To first, diagnose whether or not your rotator cuff has been torn, a targeted examination takes place. This exam works to determine what part of the shoulder is hurt.  Often when a diagnosis becomes clear the exam will be stopped in order not to aggravate the shoulder, and typically proceed with diagnostic ultrasound.

In some cases, one or more of the following imaging tests may be recommended:

Ultrasound

Diagnostic ultrasound uses sound waves to produce images.  It is particularly good at seeing details within soft tissues such as the rotator cuff.  Often, this is the only study necessary in order to get an informed diagnosis. During an exam, the joint can be moved to see how the structures within the joint moves.  This is an advantage over MRI.

X-rays

This is usually only needed in the setting of trauma or suspected arthritis.

Magnetic Resonance Imaging (MRI)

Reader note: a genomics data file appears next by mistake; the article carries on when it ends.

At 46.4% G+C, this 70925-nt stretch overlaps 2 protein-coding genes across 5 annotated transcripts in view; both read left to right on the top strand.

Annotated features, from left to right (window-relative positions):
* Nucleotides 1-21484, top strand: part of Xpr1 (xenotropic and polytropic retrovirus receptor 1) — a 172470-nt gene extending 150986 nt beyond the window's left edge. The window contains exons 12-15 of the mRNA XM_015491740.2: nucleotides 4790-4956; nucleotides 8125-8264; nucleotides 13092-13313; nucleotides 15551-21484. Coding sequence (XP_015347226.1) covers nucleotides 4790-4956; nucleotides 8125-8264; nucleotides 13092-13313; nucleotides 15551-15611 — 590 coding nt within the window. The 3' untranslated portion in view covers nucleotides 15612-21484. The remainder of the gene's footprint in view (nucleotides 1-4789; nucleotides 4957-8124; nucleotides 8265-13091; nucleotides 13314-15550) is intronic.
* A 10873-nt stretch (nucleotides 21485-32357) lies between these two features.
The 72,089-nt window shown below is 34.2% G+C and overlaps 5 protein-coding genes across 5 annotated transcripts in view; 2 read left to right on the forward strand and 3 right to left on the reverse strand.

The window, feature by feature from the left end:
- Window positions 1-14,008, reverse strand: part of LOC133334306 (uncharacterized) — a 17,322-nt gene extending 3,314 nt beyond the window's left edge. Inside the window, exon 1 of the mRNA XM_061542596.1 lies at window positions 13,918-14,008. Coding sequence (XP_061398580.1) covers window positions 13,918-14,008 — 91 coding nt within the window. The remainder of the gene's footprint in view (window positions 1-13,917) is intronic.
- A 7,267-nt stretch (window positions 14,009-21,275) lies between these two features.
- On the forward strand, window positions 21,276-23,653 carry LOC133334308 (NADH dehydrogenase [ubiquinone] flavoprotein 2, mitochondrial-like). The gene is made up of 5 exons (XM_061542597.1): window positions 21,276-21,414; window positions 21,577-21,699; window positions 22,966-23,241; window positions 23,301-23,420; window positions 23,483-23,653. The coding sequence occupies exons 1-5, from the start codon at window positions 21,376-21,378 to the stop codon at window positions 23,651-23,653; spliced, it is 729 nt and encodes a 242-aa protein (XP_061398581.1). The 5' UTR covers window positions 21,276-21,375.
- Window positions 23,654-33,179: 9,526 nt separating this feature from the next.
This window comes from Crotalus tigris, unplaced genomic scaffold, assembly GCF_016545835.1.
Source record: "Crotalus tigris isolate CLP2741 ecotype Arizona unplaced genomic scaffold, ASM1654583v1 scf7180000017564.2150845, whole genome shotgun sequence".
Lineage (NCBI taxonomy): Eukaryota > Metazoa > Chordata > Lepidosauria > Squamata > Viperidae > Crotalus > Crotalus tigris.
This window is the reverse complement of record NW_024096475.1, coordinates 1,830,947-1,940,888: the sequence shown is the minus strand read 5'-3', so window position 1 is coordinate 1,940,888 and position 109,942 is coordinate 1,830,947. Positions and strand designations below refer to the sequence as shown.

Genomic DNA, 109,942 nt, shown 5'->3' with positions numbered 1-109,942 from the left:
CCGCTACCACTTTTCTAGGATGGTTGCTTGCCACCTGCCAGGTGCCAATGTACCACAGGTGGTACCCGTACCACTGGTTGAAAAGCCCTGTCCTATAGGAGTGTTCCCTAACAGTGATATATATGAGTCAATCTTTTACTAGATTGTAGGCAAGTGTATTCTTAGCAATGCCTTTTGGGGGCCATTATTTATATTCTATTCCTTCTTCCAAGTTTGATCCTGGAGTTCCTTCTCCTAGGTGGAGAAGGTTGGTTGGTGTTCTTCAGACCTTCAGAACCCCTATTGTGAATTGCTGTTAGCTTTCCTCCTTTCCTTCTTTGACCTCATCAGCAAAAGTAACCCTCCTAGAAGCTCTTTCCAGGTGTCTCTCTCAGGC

An expensive test but sometimes required during certain diagnoses such as a labral tear.

 

Rotator Cuff Treatment Options without Surgery

 

Injections

We may recommend a steroid injection into your shoulder joint.  These can temporarily reduce pain. However, at the same time, they may shut down all healing and make the tendons weaker.  We reserve these treatments for true rescues – such as times when the person cannot sleep for multiple days in a row or is elderly and has little chance of healing a shoulder problem.  We consider steroid injections generally harmful and to be used only in desperation to relieve pain.

Growing evidence shows that Platelet-Rich Plasma Therapy (PRP) and Bone Marrow Concentrate injections help tendons heal and improve their connection to the bone.  A powerful article in the Feb. 2019 issue in Medicine Science Sports & Exercise shows that PRP therapy heals certain partial rotator cuff tears that ordinarily never heal.

Therapy

We recommend physical therapy. A mainstay of rotator cuff treatment in any scenario, physical therapy restores natural movements and encourages healing through movement. This type of intentional activation of muscle-tendon groups works well to move the healing process along.